Krishnan is a Marketing and media measurement leader with over 14 years of experience in delivering products, and consulting engagements across Asia-Pacific. His focus for the last 8 years at MediaCom Singapore has been on nurturing teams to design products and solutions using data and technology at scale, to enable brands to grow.

How is the recent COVID-19 outbreak impacting your day-to-day work life and what steps are you taking to cope with this?

The Covid-19 outbreak has impacted two main aspects of our day to day life:

  1.       Team level:  The new reality has made it more challenging for teams, including ours, to coordinate work efficiently, all while maintaining the morale of all the team members. Keeping that in mind, I believe that combining humor, and empathy is the best recipe to communicate effectively during challenging times. Being able to tackle the team’s concerns and keeping their perspectives in mind, is key to coping with the current reality.
  2.        Visibility level: Due to the complicated nature of the current economic situation, it is very hard to predict a specific timeline for the recovery. However, the nature of our jobs necessitates the flexibility to provide the needed direction for our clients regardless of the reality at hand. With no exact historical data to provide visibility, we believe in the utility of being up to date with the research publications regarding the economic impact of Covid-19 and examining the biographies of countries/economies who survived similar economic hardships. Secondary research allows us to get some sense of what to expect and what will happen.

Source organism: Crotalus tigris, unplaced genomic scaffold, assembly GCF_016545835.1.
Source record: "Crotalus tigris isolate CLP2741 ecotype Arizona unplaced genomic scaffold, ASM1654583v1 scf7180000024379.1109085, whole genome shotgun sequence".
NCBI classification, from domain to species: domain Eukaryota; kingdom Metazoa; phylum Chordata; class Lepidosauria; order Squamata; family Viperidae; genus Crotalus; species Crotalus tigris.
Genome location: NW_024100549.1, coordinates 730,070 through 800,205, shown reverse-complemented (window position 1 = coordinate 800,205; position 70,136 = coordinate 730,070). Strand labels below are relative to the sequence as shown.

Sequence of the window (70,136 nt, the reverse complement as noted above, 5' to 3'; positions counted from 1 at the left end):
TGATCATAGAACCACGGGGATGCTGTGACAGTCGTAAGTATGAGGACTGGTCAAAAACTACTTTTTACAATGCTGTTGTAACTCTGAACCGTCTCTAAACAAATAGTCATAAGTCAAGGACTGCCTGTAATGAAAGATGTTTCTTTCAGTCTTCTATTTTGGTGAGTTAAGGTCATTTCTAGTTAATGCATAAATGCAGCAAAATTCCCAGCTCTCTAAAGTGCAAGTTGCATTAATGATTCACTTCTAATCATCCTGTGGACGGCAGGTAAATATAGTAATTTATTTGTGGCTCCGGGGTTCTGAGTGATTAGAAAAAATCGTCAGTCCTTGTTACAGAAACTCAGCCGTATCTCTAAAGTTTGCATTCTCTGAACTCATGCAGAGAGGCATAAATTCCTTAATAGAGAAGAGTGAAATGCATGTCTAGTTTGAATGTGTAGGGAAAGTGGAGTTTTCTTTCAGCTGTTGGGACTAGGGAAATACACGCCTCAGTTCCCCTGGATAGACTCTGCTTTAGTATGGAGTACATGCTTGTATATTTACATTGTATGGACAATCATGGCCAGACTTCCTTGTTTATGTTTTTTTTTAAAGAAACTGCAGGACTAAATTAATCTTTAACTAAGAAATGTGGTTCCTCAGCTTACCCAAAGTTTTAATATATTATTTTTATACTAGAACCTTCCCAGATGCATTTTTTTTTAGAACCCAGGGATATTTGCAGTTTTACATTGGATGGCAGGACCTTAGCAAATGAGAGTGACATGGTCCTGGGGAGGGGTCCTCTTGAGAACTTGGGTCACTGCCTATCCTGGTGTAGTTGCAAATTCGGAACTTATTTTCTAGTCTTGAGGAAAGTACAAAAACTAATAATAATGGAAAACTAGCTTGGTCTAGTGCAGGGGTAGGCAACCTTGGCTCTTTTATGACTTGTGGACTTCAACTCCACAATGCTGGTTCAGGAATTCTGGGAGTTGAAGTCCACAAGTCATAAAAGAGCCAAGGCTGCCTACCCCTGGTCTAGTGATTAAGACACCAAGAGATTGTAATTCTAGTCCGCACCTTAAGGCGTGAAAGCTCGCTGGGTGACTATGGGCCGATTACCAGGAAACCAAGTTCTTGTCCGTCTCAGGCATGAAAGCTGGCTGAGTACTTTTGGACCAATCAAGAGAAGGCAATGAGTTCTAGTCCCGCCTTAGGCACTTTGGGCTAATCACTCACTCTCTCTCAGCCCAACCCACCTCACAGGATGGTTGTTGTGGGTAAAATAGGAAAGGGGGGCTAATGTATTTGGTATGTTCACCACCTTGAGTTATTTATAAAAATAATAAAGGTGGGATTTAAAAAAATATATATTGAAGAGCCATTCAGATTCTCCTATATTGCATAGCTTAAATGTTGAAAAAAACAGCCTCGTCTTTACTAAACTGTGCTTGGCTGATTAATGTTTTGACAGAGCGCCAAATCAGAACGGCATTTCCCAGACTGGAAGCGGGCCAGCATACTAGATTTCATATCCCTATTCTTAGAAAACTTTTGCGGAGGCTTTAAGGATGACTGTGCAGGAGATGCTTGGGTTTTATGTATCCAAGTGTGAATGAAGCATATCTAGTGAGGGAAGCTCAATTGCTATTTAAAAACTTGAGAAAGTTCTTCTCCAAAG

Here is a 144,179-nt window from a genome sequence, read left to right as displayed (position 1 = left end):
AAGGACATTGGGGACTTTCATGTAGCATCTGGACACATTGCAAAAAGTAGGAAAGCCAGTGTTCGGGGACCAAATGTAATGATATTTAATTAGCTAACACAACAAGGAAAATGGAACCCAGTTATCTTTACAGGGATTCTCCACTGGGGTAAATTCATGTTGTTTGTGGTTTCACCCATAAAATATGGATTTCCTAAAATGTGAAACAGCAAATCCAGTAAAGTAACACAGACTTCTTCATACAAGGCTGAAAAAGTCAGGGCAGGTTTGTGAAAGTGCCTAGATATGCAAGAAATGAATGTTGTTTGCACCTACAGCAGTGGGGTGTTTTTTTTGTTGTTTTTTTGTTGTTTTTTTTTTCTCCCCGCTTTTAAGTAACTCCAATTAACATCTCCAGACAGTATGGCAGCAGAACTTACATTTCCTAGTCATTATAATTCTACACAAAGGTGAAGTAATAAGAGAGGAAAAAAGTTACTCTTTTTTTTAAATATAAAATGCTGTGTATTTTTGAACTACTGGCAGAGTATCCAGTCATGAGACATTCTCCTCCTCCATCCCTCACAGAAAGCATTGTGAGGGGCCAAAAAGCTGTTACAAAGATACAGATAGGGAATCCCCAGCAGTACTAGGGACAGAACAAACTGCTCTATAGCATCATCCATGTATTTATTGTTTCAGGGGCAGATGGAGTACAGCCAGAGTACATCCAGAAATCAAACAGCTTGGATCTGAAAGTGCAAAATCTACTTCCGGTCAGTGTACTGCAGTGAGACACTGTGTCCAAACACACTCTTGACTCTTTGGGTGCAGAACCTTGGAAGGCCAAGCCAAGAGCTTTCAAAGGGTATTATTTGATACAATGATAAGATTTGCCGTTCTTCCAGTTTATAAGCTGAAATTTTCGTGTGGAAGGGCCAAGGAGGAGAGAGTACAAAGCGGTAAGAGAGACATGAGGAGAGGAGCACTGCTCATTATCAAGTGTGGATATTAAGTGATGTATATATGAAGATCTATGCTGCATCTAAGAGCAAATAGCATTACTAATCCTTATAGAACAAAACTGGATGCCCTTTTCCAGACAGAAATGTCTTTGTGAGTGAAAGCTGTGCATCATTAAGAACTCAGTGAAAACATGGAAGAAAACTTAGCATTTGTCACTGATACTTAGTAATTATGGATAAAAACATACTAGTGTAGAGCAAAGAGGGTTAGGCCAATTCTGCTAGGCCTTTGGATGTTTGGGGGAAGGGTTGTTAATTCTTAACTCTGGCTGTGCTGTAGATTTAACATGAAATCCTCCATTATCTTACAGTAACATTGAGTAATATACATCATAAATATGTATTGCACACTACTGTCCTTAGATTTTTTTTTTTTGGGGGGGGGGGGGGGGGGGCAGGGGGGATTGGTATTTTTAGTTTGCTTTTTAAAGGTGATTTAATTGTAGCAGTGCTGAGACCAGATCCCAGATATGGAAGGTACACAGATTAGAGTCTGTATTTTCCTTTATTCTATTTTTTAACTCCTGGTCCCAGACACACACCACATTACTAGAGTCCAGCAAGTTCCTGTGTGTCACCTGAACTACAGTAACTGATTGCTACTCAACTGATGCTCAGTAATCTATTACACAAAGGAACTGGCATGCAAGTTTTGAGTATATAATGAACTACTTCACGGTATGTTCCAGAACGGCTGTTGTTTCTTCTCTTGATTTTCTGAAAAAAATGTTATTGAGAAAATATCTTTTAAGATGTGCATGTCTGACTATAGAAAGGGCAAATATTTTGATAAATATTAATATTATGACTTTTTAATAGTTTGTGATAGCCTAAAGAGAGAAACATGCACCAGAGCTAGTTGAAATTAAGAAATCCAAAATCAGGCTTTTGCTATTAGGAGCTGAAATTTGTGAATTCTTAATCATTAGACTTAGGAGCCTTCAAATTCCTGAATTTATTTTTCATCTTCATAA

According to you, how will the COVID-19 outbreak impact Marketing, Marketing Measurement, and Marketing Mix Modeling in particular?

Looking at the industry at this specific point in time, I believe that COVID-19 is impacting us in different ways creating three main tiers:

  1.        Tier 1: Mainly businesses who are facing an impact of plus or minus 30% on their revenue compared to usual. Within this tier, we can also find clusters of companies who are doing better now in some specific industries such as the Video Games Industry. For this tier, I believe that this time should be invested to monitor and understand their expanding set of competitors (e.g. e-commerce) and not cut on marketing spend.
  2.         Tier 2: Companies with a projected loss in revenue between 30% to 60% compared to usual.
  3.         Tier 3: Companies with a projected loss in revenue of more than 60%.

For the last two tiers, we must be very conscious of what marketing and media budgets should be.  Thus, the budget setting is becoming a key focus and we are being asked to provide guidance to clients on how to evaluate their current realities and make the necessary decisions.

And here, businesses are asking four main questions:

  •         What should my budget be during and after recovery?
  •         When should I start spending?
  •          Which are the touchpoints I need to focus on more during and after recovery?
  •          Is it still relevant to invest in Marketing Mix Modeling?

However, from an industry perspective, we are seeing that everyone is pausing more because it takes organizations few weeks to realize what is the new normal, and this will result in pausing Marketing Measurement and Marketing Mix Modeling as well. In fact, I am seeing that most clients are postponing their Marketing Mix Modeling projects, and I believe that this will be the norm until countries start their recovery.